I have also been blessed to meet Mike Mayberry and Mike Masters. They have helped me with my life insurance and saved me thousands of dollars a year. I want to thank them and the others there. They are such good people.

Once again, I have been fortunate to be around so many good people in my life. It has been a blessing.”

Do You Need Life Insurance When You Retire?

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Once you hit 65 and retire, you don’t need life insurance, right? Not so fast!

The traditional thinking about life insurance is that you only need it when you have an income to protect, when you have a mortgage or when you have kids to support.

And while it’s true that having life insurance after 65 isn’t right for everyone, there are some good reasons you might want to consider it.

1. Supplement your retirement income. If you have an existing permanent life insurance policy, for example, you may be able to tap into accumulated cash value as a form of retirement income. You can incorporate the funds inside your permanent life insurance policy to complement other forms of retirement income such as Social Security, 401(k) plans and IRAs.

Drawing on the cash value of a permanent life insurance policy enables people to use other resources to guarantee lifetime income.

There also comes a point when people become concerned about outliving their retirement savings. Drawing on the cash value of a permanent life insurance policy enables people to use other resources to guarantee lifetime income, such as a longevity annuity or a guaranteed living benefit.

2. Transfer wealth. Life insurance can be an effective vehicle for transferring wealth to your heirs while avoiding inheritance taxes. While the federal exemption for estate taxes have been raised to $5.43 million for 2015, there are still state inheritance taxes to consider. There are several states where you wouldn’t want to be caught dead, from an estate-planning perspective.

Of course, such policies have to be set up correctly. Life insurance payouts are generally free of income tax, but they are still subject to inheritance taxes if they are owned by the insured. That is, if you own a policy on yourself, then it is considered part of your estate.

Here are three examples of how permanent life insurance can be used for wealth transfer:

  • Set up an irrevocable life insurance trust. You would then gift premiums to the trust—as long as the gifts are under the annual gift tax exemption, you wouldn’t have to worry about paying gift tax. The beneficiary of the policy would be the trust rather than your estate, so the policy wouldn’t be included in your estate for estate-tax purposes. The proceeds of the trust would then be distributed to your children or grandchildren, however you set it up. The downside of this approach is that, because the owner of the policy is an irrevocable trust, you have no access to that policy. You give up any access to it in exchange for the tax benefits.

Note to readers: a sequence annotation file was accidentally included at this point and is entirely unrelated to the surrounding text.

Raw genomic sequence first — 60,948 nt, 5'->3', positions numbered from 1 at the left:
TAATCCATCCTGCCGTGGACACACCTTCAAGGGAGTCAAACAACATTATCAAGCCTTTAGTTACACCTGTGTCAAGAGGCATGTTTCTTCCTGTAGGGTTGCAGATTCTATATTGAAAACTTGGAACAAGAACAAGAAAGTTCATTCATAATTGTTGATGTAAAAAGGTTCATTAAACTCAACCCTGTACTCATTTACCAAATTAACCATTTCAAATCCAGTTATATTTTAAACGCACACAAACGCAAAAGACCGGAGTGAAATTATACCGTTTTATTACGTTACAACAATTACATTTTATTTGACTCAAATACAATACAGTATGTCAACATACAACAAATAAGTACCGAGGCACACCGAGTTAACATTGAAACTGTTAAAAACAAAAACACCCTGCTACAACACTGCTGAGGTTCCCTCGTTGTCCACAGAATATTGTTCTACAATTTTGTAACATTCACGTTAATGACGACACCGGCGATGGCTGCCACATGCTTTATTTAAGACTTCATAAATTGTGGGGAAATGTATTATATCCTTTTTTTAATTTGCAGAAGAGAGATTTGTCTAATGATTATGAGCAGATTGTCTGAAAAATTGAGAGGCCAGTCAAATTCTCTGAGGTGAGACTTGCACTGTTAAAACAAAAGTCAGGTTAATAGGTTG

• Use a survivorship policy. If you might need access to the cash value of the policy, you can use a survivorship policy, one that covers multiple people and doesn’t pay out until the last person passes away. Initially, the policy would be owned by one of the insured, but when the first insured passes, the policy would then move into a trust. The trust becomes the beneficiary, avoiding estate tax because the survivorship policy pays the death benefit on the last death, not the first death.
  • Insure the children for the benefit of the grandchildren. This can be a very cost-effective way for people in their 60s or 70s to use life insurance for wealth transfer in a “skip generation” strategy. Generation 1 owns the policy, so they can have access to the cash if they want, but then when they die, the policy goes into a trust for the benefit of generation 3.

These are complex matters, so you will want to discuss these items with your financial and legal advisors to determine what post-retirement life insurance strategies make sense for you.

(This information should not be construed as tax or legal advice applicable to each individual. Please consult a qualified advisor regarding your individual circumstances. All guarantees are based upon the claim-paying ability of the issuer. Accessing cash values may result in surrender fees and charges, may require additional premium payments to maintain coverage, and will reduce the death benefit and policy values.)